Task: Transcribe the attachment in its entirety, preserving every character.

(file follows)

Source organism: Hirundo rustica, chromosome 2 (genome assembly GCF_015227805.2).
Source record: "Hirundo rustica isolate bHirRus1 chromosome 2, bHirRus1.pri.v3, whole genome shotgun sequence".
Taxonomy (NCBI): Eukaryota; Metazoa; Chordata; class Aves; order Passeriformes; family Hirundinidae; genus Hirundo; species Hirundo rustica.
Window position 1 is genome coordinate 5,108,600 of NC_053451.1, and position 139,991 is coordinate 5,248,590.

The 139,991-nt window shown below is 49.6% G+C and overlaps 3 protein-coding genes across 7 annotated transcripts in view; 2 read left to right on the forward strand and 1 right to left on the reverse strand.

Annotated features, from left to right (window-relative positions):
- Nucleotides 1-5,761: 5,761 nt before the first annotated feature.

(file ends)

Source organism: Hirundo rustica, chromosome 2 (genome assembly GCF_015227805.2).
Source record: "Hirundo rustica isolate bHirRus1 chromosome 2, bHirRus1.pri.v3, whole genome shotgun sequence".
Taxonomy (NCBI): Eukaryota; Metazoa; Chordata; class Aves; order Passeriformes; family Hirundinidae; genus Hirundo; species Hirundo rustica.
Window position 1 is genome coordinate 5,108,600 of NC_053451.1, and position 139,991 is coordinate 5,248,590.

The 139,991-nt window shown below is 49.6% G+C and overlaps 3 protein-coding genes across 7 annotated transcripts in view; 2 read left to right on the forward strand and 1 right to left on the reverse strand.

Annotated features, from left to right (window-relative positions):
- Nucleotides 1-5,761: 5,761 nt before the first annotated feature.